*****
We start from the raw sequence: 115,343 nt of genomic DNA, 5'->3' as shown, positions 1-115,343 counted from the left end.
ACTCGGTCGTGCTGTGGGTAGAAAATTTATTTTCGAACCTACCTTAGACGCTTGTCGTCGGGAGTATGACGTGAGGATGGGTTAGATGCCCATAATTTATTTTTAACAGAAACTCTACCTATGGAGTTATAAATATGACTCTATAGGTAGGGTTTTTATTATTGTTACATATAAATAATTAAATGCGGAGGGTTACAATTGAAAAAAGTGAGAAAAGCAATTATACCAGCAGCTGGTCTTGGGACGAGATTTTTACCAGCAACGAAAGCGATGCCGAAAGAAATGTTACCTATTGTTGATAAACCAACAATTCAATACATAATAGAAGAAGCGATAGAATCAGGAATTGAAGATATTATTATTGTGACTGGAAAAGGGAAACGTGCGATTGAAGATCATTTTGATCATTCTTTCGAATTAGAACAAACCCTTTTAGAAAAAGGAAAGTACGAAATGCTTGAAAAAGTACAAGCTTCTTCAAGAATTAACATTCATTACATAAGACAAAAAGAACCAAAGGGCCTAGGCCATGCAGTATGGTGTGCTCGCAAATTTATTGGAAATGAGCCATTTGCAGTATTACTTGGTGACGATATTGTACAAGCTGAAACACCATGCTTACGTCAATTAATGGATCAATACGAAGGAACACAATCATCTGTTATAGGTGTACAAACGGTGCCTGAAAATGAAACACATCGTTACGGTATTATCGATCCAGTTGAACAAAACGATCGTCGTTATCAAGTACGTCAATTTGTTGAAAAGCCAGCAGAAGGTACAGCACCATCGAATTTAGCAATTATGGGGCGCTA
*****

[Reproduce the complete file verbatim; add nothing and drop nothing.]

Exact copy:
We start from the raw sequence: 115,343 nt of genomic DNA, 5'->3' as shown, positions 1-115,343 counted from the left end.
ACTCGGTCGTGCTGTGGGTAGAAAATTTATTTTCGAACCTACCTTAGACGCTTGTCGTCGGGAGTATGACGTGAGGATGGGTTAGATGCCCATAATTTATTTTTAACAGAAACTCTACCTATGGAGTTATAAATATGACTCTATAGGTAGGGTTTTTATTATTGTTACATATAAATAATTAAATGCGGAGGGTTACAATTGAAAAAAGTGAGAAAAGCAATTATACCAGCAGCTGGTCTTGGGACGAGATTTTTACCAGCAACGAAAGCGATGCCGAAAGAAATGTTACCTATTGTTGATAAACCAACAATTCAATACATAATAGAAGAAGCGATAGAATCAGGAATTGAAGATATTATTATTGTGACTGGAAAAGGGAAACGTGCGATTGAAGATCATTTTGATCATTCTTTCGAATTAGAACAAACCCTTTTAGAAAAAGGAAAGTACGAAATGCTTGAAAAAGTACAAGCTTCTTCAAGAATTAACATTCATTACATAAGACAAAAAGAACCAAAGGGCCTAGGCCATGCAGTATGGTGTGCTCGCAAATTTATTGGAAATGAGCCATTTGCAGTATTACTTGGTGACGATATTGTACAAGCTGAAACACCATGCTTACGTCAATTAATGGATCAATACGAAGGAACACAATCATCTGTTATAGGTGTACAAACGGTGCCTGAAAATGAAACACATCGTTACGGTATTATCGATCCAGTTGAACAAAACGATCGTCGTTATCAAGTACGTCAATTTGTTGAAAAGCCAGCAGAAGGTACAGCACCATCGAATTTAGCAATTATGGGGCGCTA